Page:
Letters to the Editor: Ending single-family zoning without improving infrastructure is a terrible idea

The primarily single-family neighborhood of East Sacramento
Sacramento was the first city in California to end single-family zoning. Above, the primarily single-family neighborhood of East Sacramento in January.
(Los Angeles Times)

To the editor: Several months ago, the aged water main on my street broke, leaving many homes without water for hours. The main was patched, not replaced. In the hottest summer on record, how many neighborhoods, like mine, suffered blackouts? (“Watch out, NIMBYs. Newsom just dumped single-family zoning,” editorial, Sept. 17)

And now Sacramento wants to add density to my single-family neighborhood?

Nowhere in your editorial lauding the end of single-family zoning in California did you mention that nothing in Senate Bills 9 and 10 requires developers to build affordable housing. Where are the studies that show a glut of market-rate housing will force landlords to lower rents? Los Angeles already has a glut of market-rate housing, yet I don’t see rents being lowered.

Nothing in SB 9 or 10 provides for new or updated infrastructure. There will be more cars on the streets, since there will be less parking available in these units and no increase in the use of public transportation, as people tend to buy a car as soon as they can.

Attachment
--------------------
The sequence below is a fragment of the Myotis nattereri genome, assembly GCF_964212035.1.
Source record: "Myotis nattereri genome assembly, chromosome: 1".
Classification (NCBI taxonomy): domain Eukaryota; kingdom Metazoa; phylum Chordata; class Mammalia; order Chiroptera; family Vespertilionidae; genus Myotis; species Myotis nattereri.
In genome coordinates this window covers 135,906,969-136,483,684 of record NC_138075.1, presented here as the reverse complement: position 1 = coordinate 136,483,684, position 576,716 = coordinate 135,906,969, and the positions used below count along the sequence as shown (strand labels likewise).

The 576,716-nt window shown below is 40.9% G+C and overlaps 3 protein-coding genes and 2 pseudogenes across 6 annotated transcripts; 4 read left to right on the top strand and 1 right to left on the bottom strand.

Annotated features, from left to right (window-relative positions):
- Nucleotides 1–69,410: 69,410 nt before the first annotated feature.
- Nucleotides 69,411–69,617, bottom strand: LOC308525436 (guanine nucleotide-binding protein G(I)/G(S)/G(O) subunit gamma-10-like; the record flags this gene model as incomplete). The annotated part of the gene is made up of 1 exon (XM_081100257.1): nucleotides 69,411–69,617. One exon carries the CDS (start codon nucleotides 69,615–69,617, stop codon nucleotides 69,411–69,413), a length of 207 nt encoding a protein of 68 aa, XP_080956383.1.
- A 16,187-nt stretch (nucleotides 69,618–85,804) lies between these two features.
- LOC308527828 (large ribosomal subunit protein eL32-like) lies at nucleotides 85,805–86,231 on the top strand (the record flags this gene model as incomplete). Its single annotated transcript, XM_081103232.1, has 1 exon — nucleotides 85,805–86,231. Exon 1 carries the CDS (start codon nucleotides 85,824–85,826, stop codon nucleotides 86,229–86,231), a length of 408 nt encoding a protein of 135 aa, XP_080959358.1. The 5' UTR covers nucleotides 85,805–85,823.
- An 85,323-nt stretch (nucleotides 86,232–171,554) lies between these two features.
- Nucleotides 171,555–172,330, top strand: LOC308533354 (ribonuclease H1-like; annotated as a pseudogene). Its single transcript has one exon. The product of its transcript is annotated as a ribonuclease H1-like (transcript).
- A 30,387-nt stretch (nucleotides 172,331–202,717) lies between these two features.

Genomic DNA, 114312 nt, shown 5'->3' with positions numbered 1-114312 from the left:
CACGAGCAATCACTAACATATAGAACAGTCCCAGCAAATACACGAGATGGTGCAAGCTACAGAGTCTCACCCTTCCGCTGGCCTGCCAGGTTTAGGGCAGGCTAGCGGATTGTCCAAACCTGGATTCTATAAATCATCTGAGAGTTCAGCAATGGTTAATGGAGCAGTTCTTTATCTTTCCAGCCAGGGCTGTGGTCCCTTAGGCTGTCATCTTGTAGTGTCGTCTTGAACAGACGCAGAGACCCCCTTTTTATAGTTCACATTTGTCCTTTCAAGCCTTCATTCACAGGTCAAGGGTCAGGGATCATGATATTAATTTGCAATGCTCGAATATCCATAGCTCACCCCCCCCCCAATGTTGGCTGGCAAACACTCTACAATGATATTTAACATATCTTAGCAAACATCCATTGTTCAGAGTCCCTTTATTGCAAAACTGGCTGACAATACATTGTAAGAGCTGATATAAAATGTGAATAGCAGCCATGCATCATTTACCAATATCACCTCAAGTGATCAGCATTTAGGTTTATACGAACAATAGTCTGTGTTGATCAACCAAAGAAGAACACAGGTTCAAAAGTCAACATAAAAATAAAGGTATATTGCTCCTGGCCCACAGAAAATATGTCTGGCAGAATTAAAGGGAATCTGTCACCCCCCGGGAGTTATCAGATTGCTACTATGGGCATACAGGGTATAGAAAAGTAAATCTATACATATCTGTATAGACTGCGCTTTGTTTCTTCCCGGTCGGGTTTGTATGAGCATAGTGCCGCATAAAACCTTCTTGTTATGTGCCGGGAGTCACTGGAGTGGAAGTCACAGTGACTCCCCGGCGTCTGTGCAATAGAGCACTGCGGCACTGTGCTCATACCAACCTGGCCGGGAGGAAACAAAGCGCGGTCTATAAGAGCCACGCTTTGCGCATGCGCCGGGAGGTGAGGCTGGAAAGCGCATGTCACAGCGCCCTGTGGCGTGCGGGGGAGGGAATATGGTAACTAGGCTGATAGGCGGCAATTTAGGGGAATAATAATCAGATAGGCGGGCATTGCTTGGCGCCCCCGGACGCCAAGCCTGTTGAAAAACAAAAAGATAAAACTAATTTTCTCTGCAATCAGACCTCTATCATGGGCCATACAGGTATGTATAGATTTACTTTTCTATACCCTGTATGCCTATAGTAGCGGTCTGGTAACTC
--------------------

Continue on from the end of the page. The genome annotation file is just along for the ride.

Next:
SB 9 and 10 are really just gifts to developers.

Lisa Seidman, Sherman Oaks


To the editor: I do not dispute the need for more affordable housing in California. However, I question the logic of some of your predictions of the effects that SB 9 and 10 will have.

You state that we cannot build enough housing in the places we need it most, such as close to good schools. Having worked in South Gate schools for more than 35 years, I am not sure the answer to solving school equity is to just build more housing near “good schools.”

As the population of South Gate increased, it put a strain on schools in South Gate, to the point that our schools were among the first to go year-round.

If we increase the population that lives by schools without accounting for the effect that will have on the schools, will these schools then become overcrowded also? At some point, that is going to have an effect on these “good schools.”

I am not sure what the answer to the housing crisis is, but I pray that developers keep in mind the effect that more people will have on a neighborhood’s infrastructure.


Mary-Janice Rodriguez, Long Beach